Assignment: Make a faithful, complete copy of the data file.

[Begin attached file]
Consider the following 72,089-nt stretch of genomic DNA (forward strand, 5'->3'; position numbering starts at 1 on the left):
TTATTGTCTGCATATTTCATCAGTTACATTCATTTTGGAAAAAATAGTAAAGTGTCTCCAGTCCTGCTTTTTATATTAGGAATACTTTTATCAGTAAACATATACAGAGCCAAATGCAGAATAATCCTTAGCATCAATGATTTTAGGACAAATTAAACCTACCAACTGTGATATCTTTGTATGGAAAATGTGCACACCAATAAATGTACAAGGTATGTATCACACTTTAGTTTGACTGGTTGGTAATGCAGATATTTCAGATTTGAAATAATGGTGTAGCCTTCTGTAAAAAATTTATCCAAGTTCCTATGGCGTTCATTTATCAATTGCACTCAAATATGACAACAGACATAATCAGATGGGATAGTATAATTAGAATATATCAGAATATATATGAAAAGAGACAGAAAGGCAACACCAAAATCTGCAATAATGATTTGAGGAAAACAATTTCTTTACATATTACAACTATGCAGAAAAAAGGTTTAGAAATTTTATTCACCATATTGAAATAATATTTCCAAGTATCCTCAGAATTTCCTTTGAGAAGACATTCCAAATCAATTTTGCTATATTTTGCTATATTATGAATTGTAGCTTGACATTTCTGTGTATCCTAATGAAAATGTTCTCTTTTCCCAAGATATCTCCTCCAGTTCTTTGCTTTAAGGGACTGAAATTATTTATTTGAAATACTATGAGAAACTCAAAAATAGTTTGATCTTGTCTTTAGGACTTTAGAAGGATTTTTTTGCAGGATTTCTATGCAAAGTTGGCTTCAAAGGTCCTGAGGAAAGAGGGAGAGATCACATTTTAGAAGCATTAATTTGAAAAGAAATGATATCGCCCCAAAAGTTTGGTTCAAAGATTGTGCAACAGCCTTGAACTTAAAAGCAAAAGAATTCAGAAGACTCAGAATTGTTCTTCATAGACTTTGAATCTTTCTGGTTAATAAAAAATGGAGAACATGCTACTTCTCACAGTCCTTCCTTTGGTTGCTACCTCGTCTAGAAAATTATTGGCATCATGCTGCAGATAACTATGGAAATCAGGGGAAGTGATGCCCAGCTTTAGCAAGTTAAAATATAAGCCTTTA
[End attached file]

Consider the following 72,089-nt stretch of genomic DNA (forward strand, 5'->3'; position numbering starts at 1 on the left):
TTATTGTCTGCATATTTCATCAGTTACATTCATTTTGGAAAAAATAGTAAAGTGTCTCCAGTCCTGCTTTTTATATTAGGAATACTTTTATCAGTAAACATATACAGAGCCAAATGCAGAATAATCCTTAGCATCAATGATTTTAGGACAAATTAAACCTACCAACTGTGATATCTTTGTATGGAAAATGTGCACACCAATAAATGTACAAGGTATGTATCACACTTTAGTTTGACTGGTTGGTAATGCAGATATTTCAGATTTGAAATAATGGTGTAGCCTTCTGTAAAAAATTTATCCAAGTTCCTATGGCGTTCATTTATCAATTGCACTCAAATATGACAACAGACATAATCAGATGGGATAGTATAATTAGAATATATCAGAATATATATGAAAAGAGACAGAAAGGCAACACCAAAATCTGCAATAATGATTTGAGGAAAACAATTTCTTTACATATTACAACTATGCAGAAAAAAGGTTTAGAAATTTTATTCACCATATTGAAATAATATTTCCAAGTATCCTCAGAATTTCCTTTGAGAAGACATTCCAAATCAATTTTGCTATATTTTGCTATATTATGAATTGTAGCTTGACATTTCTGTGTATCCTAATGAAAATGTTCTCTTTTCCCAAGATATCTCCTCCAGTTCTTTGCTTTAAGGGACTGAAATTATTTATTTGAAATACTATGAGAAACTCAAAAATAGTTTGATCTTGTCTTTAGGACTTTAGAAGGATTTTTTTGCAGGATTTCTATGCAAAGTTGGCTTCAAAGGTCCTGAGGAAAGAGGGAGAGATCACATTTTAGAAGCATTAATTTGAAAAGAAATGATATCGCCCCAAAAGTTTGGTTCAAAGATTGTGCAACAGCCTTGAACTTAAAAGCAAAAGAATTCAGAAGACTCAGAATTGTTCTTCATAGACTTTGAATCTTTCTGGTTAATAAAAAATGGAGAACATGCTACTTCTCACAGTCCTTCCTTTGGTTGCTACCTCGTCTAGAAAATTATTGGCATCATGCTGCAGATAACTATGGAAATCAGGGGAAGTGATGCCCAGCTTTAGCAAGTTAAAATATAAGCCTTTA